• 70 posts

Posted 13 April 2012 - 10:52 PM

If you got it figured already, its cool then :D. Using a protocol like I mentioned you can also break data in pieces as small as you want, it's just a matter of creating appropriate headers that can specify such things.

#7 Mario Vernari

Mario Vernari

    Advanced Member

  • Members
  • PipPipPip
  • 1720 posts
  • LocationVenezia, Italia

Posted 14 April 2012 - 04:58 AM

Pardon me, guys, but...why reinventing the wheel?
The Modbus protocol has been designed exactly for purposes like those.
Set this, read that...it's ridicolously simple, yet well standardized.
Have a look here:
http://highfieldtale...y-for-netduino/

Moreover, using such as protocol, there's literally plenty of 3rd party devices of *ANY* kind which can be connected with *no* effort.

Here is a "dummy-like" explanation of the Modbus:
http://www.simplymodbus.ca/FAQ.htm

Limitation of the Modbus itself:
  • any message has to be no longer than 256 bytes;
  • there's no any (standard) packetization for long-streams;
  • no encryption;
  • many more...
Although the above, it's maybe the most used in the world, after HTTP.

Hope it helps
Cheers
Biggest fault of Netduino? It runs by electricity.

#8 Bendage

Bendage

    Advanced Member

  • Members
  • PipPipPip
  • 153 posts
  • LocationIrvine, CA

Posted 14 April 2012 - 05:28 PM

Mario, Thanks for the links. I had a chance to glance at the Object diagrams for Modbus. Funny but I've never heard of it before. Though in many cases the command bus is very similar to mine, Just as the Netduino Go can hide much of the low level work done in making things happen with plugin components, my protocol is wrapped by a command/response interface that hides the low level byte communication. Write a windows control inherited by a base control that implements the console interface, write a plugin class that implements the Netduino controller interface and the engine does all the work for you. So, its not necessarily reinventing the wheel. You be the judge once I finish it. I will post it under the projects forum when I'm done.

#9 Mario Vernari

Mario Vernari

    Advanced Member

  • Members
  • PipPipPip
  • 1720 posts
  • LocationVenezia, Italia

Posted 14 April 2012 - 05:35 PM

Thank you very much for the invitation of judging. You know, I like much more bumping toward hardware problems, than software ones. However, your framework looks nice, so I'll wait for your presentation. Good luck. Cheers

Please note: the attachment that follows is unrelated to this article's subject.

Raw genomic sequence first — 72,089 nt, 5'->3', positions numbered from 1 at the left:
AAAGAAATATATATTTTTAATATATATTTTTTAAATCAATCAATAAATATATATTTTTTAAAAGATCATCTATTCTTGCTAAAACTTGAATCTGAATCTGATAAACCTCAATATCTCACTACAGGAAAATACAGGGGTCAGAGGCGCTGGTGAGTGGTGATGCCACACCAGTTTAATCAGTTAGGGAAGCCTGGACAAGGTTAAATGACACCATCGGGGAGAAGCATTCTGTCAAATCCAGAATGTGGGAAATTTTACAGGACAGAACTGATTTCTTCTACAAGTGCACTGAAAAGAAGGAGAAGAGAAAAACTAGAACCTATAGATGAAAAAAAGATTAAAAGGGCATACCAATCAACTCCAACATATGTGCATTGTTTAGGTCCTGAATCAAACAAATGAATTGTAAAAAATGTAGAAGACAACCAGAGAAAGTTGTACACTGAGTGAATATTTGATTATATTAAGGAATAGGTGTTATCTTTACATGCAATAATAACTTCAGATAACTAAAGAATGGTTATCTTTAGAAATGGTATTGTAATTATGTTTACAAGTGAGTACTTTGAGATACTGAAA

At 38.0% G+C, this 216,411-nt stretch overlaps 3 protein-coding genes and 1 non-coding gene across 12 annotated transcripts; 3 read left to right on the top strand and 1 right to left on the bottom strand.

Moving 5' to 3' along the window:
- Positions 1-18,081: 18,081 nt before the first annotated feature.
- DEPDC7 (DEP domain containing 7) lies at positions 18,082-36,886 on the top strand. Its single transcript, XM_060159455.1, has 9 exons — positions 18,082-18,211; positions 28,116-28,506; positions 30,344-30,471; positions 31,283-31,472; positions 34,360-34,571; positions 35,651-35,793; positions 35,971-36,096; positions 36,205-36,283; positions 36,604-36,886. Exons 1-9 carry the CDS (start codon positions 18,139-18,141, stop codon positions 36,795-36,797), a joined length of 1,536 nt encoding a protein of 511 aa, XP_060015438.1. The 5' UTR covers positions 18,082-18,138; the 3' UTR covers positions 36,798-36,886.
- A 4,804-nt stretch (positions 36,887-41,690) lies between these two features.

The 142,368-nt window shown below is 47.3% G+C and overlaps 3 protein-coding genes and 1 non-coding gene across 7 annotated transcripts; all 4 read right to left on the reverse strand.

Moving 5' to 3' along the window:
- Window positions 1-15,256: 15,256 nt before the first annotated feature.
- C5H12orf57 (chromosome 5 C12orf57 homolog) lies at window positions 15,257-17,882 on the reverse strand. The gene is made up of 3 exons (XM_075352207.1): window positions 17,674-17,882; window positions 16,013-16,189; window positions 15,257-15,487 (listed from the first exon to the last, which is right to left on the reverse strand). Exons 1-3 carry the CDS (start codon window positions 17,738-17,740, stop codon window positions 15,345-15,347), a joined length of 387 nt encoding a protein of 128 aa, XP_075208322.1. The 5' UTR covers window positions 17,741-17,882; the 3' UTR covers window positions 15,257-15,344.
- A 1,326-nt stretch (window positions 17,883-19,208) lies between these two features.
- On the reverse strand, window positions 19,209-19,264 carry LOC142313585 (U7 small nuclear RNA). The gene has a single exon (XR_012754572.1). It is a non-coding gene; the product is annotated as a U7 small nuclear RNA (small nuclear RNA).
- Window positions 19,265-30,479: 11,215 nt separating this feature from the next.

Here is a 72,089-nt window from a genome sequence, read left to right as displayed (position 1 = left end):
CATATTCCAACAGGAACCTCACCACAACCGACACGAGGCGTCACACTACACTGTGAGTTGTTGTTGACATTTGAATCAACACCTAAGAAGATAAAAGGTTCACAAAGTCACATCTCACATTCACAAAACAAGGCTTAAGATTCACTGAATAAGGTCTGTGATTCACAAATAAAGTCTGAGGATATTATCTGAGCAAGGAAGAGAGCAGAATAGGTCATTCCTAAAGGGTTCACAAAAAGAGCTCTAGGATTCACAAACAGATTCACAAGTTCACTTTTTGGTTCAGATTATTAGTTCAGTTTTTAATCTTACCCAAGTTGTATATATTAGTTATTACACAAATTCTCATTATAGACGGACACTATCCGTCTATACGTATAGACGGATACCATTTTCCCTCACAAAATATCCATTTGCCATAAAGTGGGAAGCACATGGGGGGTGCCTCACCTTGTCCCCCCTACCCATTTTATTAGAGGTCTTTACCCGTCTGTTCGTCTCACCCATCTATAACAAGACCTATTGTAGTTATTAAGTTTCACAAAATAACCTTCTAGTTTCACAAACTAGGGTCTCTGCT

Biggest fault of Netduino? It runs by electricity.

#10 Paul Newton

Paul Newton

    Advanced Member

  • Members
  • PipPipPip
  • 710 posts
  • LocationBerkshire, UK

Posted 14 April 2012 - 08:29 PM

"universal serial protocol" - that must be what they use on Star Trek to set up comms with alien races the Enterprise computers have never encountered before. I always wondered how they did that. Commander Bendage to the bridge!

#11 Bendage

Bendage

    Advanced Member

  • Members
  • PipPipPip
  • 153 posts
  • LocationIrvine, CA

Posted 19 April 2012 - 12:17 AM

LOL! Paul you crack me up

#12 Bendage

Bendage

    Advanced Member

  • Members
  • PipPipPip
  • 153 posts
  • LocationIrvine, CA

Posted 29 September 2012 - 05:00 AM

"universal serial protocol" - that must be what they use on Star Trek to set up comms with alien races the Enterprise computers have never encountered before.

I always wondered how they did that. Commander Bendage to the bridge!



Hey Paul. Just wanted to let you know it's done. Take a look and tell me what you think.

http://forums.netdui...6233#entry36233

#13 Paul Newton

Paul Newton

    Advanced Member

  • Members
  • PipPipPip
  • 710 posts
  • LocationBerkshire, UK

Posted 30 September 2012 - 03:46 PM

Nah - Sorry Bendage, its not the same as Star Trek with screw heads in the corners of the GUI widgets. :P Close though! Paul




0 user(s) are reading this topic

0 members, 0 guests, 0 anonymous users

home    hardware    projects    downloads    community    where to buy    contact Copyright © 2010-2014 Secret Labs LLC  |  Legal   |   CC BY-SA
This webpage is licensed under a Creative Commons Attribution-ShareAlike License.